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Cancer. 2005 Aug 15;104(4):719-29.

Clinical and genetic findings in an Ashkenazi Jewish population with colorectal neoplasms.

Author information

1
Department of Medicine, Saint Barnabas Medical Center, Livingston, New Jersey, USA. pzauber@aol.com

Abstract

BACKGROUND:

The authors evaluated the frequency of the carrier status of three ancestral colorectal neoplasm-associated mutations (APC:I1307K, BLM(Ash), and MSH2*1906G>C) found in the Jewish population among a case series with documented colorectal neoplasms. They further compared family and personal histories plus environmental exposures of the carriers and noncarriers of the I1307K mutation and examined clinical differences with regard to the colorectal neoplasms and the specific molecular genetic changes in these lesions.

METHODS:

Analyses were performed on tissue from stored paraffin-embedded blocks for the three germline mutations plus the KRAS mutation and APC loss of heterozygosity (LOH) and APC gene sequencing.

RESULTS:

Fifty-four of the 429 individuals (12.6%) were found to carry the APC:I1307K mutation, whereas 4 (0.9%) were found to be heterozygous for the BLM(Ash) mutation and 3 (0.7%) were carriers of the MSH21906G>C* mutation. Carriers of the I1307K mutation did not appear to differ from noncarriers with regard to the number of neoplasms, patient age at detection, or tumor location within the colon. There was no significant difference noted between I1307K carriers and noncarriers with regard to the percentage of patients with first-degree relatives with colorectal carcinoma. A significant risk for APC LOH was found in lesions from carriers who smoked cigarettes compared with nonsmokers. The I1307K mutation was found to be clearly associated with a somatic additional adenine insertion in the region of codons 1306-1309, but other mutations in the region of codons 1277-1348 were found to be no more prevalent in carriers than in noncarriers.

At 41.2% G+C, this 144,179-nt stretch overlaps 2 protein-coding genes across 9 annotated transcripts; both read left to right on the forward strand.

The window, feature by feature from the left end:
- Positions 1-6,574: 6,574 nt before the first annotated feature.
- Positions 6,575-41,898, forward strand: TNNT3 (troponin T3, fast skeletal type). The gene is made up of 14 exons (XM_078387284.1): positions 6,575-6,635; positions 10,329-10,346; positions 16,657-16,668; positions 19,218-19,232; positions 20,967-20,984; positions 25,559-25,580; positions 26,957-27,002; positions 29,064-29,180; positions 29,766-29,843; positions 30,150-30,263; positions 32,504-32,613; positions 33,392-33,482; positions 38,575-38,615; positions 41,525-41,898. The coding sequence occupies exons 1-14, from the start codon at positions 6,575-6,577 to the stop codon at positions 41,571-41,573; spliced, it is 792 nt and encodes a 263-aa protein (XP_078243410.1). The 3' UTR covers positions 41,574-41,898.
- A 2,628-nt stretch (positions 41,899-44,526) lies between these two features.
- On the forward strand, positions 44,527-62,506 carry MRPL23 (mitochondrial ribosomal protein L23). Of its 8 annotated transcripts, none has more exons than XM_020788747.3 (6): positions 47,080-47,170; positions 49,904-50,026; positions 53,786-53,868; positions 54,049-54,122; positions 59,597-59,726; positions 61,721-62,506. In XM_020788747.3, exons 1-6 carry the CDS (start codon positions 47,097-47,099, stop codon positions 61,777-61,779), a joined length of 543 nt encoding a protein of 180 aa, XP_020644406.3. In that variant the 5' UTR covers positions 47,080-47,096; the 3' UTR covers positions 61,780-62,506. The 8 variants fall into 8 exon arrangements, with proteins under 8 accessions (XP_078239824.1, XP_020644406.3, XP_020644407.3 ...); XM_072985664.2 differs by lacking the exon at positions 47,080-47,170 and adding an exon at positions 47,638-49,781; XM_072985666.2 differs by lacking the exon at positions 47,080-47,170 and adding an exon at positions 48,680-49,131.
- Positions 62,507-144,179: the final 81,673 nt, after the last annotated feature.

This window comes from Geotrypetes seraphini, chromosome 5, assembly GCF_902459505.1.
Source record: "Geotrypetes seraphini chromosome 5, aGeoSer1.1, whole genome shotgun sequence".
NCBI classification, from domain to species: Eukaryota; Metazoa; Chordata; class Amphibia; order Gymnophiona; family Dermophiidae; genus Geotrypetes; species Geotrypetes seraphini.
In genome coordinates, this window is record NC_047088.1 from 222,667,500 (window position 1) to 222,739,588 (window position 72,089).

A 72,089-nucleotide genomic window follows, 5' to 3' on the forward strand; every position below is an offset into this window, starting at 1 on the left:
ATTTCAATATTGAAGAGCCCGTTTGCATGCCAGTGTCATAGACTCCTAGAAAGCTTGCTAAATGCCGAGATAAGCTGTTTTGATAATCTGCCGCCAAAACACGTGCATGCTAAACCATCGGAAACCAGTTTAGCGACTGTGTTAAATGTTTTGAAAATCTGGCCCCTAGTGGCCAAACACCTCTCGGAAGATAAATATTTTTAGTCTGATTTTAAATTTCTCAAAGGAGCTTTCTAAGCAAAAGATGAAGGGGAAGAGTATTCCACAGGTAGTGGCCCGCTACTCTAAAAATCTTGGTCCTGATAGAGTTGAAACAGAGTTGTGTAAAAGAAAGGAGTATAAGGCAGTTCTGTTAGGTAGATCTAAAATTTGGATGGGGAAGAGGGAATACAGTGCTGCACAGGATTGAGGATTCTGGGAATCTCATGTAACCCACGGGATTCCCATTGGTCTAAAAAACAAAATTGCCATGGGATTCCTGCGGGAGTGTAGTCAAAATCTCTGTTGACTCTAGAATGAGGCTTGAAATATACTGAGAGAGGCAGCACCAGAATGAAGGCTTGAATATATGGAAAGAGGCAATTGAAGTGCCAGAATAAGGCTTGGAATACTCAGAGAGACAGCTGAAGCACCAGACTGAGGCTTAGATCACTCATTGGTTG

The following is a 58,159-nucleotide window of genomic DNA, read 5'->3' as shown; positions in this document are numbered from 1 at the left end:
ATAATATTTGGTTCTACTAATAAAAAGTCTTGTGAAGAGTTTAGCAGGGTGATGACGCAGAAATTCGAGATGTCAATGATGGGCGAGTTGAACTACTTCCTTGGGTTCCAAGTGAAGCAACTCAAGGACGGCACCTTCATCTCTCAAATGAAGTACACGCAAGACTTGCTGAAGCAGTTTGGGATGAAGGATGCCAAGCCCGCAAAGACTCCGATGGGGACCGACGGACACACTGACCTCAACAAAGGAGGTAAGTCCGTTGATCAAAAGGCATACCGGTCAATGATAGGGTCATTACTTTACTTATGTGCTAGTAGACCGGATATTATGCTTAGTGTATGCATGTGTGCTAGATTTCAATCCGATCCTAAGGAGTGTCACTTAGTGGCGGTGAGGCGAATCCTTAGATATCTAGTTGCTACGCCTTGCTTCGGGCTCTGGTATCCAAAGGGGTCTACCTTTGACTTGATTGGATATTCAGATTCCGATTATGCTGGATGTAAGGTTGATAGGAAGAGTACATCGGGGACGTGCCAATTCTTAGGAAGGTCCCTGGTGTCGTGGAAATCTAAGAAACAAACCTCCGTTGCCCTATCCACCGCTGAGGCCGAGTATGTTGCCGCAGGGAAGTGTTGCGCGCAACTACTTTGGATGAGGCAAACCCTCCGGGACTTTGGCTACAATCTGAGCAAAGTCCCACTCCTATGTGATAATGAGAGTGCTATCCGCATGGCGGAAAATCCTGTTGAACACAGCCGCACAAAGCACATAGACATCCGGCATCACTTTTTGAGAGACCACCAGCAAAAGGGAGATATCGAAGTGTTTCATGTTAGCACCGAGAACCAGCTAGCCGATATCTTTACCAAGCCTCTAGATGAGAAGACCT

CONCLUSIONS:

In Jewish individuals previously diagnosed with a colorectal neoplasm, MSH2*1906G>C is uncommon but has been associated with carcinoma occurring at a young age. The BLM(Ash) mutation is uncommon and appears to be of little effect. The I1307K mutation is common among Jews who have had colorectal neoplasms, but overall it was found to have little effect clinically in the current study group. There may be a gene-environment interaction between the I1307K mutation and cigarette use.

PMID:
15959913
DOI:
10.1002/cncr.21230
[Indexed for MEDLINE]
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